Camping in the Kaluts

The Kaluts

After an evening spent wandering the many bazaars of Kerman, we woke up the next morning, had some breakfast at the hotel and then loaded up the car with some provision for our planned camping night in the Kaluts. 

On the way to the Kaluts we made a brief stop in Mahan, a small town about 30km south of Kerman. Mahan has a very unexpected UNESCO world-heritage garden, called Prince’s Garden (Shazdeh Garden) on its outskirts and a beautiful historical¬†complex which contains the Shah Nematollah Vali Shrine dedicated to the renowned mystic and poet. We had read that it’s possible to climb on the roof of the mausoleum and although this was not allowed anymore, the security guard noticed our disappointed faces and opened the door for us allowing us to briefly climb up.

Shah Nematollah Vali Shrine
Shah Nematollah Vali Shrine

From Mahan we had to cross some fairly high mountains and the road quickly climbed to 2,700 meters passing through a couple of very green oases where the temperature was a pleasant 27 degrees Celsus. Once we started descending, approaching the Kaluts, this changed very quickly and by the time we got to 300 meters it was already 50 degrees.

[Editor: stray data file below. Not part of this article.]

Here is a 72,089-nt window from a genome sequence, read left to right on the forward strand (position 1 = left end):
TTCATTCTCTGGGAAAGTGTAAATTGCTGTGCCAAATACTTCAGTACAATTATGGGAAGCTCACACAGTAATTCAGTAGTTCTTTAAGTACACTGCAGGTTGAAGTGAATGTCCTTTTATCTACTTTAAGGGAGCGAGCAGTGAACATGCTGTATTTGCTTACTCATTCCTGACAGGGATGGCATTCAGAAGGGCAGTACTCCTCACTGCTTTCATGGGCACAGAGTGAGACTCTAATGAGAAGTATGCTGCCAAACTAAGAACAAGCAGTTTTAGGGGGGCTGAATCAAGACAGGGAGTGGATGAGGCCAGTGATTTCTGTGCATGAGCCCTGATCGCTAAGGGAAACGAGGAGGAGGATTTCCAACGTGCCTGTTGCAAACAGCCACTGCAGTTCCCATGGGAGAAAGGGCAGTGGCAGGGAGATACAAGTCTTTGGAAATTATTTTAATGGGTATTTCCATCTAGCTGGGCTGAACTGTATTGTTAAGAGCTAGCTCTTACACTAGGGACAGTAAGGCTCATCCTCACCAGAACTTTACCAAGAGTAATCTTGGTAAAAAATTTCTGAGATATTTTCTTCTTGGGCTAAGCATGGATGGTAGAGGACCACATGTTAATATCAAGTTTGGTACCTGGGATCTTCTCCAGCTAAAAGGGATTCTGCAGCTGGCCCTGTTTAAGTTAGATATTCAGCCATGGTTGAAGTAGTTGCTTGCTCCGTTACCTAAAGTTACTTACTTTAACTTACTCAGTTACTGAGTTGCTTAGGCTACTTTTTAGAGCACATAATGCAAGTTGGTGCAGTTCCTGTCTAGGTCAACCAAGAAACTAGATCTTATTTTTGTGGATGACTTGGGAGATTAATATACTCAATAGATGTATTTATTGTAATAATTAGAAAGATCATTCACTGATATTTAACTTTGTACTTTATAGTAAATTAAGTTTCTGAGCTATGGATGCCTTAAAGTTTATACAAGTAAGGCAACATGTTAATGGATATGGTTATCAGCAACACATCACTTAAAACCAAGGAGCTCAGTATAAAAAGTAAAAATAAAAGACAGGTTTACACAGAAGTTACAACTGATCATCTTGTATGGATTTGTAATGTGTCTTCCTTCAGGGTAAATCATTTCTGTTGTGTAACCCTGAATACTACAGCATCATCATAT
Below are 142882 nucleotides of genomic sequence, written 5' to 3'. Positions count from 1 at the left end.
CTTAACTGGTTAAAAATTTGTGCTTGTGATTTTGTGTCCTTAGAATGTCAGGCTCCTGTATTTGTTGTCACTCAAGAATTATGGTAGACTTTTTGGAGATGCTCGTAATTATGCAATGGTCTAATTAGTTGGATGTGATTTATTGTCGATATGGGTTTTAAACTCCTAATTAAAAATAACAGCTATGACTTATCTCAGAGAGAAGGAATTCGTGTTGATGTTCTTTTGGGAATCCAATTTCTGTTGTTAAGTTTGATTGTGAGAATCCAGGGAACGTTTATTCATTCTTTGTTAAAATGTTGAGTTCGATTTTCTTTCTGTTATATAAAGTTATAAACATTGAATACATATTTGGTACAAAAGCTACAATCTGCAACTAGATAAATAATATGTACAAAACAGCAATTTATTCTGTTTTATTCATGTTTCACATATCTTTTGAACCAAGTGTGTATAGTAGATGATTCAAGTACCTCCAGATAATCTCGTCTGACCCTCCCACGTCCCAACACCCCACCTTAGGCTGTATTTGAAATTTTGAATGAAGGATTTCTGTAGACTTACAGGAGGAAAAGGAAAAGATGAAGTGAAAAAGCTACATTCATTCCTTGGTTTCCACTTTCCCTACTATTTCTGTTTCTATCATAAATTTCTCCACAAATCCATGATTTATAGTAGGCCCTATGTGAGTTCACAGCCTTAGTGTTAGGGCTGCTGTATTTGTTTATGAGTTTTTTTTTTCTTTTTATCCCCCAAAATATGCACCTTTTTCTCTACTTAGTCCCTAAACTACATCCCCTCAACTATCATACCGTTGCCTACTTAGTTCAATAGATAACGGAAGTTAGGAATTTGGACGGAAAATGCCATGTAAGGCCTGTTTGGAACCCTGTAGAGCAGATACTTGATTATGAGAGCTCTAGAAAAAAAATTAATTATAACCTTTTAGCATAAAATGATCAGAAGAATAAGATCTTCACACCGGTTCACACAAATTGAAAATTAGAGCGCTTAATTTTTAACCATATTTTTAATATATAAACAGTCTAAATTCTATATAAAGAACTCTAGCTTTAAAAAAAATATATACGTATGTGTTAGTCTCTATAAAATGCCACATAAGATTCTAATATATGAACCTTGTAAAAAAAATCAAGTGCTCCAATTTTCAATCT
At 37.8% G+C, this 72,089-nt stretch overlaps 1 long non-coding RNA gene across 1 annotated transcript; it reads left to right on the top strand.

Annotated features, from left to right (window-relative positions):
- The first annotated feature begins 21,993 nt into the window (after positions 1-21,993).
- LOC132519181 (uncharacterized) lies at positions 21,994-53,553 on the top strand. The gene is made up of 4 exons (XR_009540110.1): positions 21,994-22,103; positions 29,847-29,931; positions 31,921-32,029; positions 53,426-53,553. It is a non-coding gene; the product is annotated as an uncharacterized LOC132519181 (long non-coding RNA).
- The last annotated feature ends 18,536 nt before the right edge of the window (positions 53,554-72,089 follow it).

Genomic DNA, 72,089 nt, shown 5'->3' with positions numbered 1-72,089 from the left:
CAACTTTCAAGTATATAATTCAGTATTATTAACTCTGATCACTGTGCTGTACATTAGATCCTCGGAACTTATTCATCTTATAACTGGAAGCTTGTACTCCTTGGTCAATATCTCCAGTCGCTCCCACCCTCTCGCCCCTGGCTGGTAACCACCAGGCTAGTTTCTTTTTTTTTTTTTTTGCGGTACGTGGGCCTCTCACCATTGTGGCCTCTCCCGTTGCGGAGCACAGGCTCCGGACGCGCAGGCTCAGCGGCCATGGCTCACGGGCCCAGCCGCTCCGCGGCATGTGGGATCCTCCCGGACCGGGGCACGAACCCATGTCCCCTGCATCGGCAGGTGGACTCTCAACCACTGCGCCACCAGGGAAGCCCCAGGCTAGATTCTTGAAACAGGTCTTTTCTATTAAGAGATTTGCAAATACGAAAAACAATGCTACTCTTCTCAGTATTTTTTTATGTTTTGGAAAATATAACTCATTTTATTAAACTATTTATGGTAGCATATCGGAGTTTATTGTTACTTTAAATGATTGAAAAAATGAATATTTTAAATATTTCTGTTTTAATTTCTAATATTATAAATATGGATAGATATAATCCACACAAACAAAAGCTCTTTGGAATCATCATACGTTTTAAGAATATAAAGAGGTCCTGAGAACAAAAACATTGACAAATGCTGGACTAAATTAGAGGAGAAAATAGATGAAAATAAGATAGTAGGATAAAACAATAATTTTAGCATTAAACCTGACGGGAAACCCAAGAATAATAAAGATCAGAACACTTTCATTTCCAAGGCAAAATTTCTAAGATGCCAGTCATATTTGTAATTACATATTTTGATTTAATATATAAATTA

On the way to the Kaluts crossing the mountains
On the way to the Kaluts crossing the mountains

The Kaluts is a large area of huge rock formations sculpted by millennia of strong winds in the South-Eastern part of Iran about 150km from the border with Pakistan (think Wadi Rum in Jordan, but with no people at all and more spooky looking rocks). The place also holds the record for the hottest ever recorded temperature on Earth so we were not very convinced about camping there. But once we left the tarmac behind and started driving in the middle of this spectacular desert, we knew we had to spend the night there.

Sunrise in the Kaluts
Sunrise in the Kaluts

It was not easy, as the temperature never really got below 40 degrees, but waking up at sunrise here is a truly unique experience. This was one place where I was very happy to be driving a Patrol Safari as the conditions were really tough and the fans had to work hard to keep everything cool. It was the first time ever seeing the engine temperature needle moving up close to the half point towards hot (it normally sits close to the C mark)!



Published by


I am a corporate photographer based in Dubai, UAE, specializing in architectural and interior photography as well as corporate, environmental portraits and lifestyle images.

Leave a Reply

Your email address will not be published.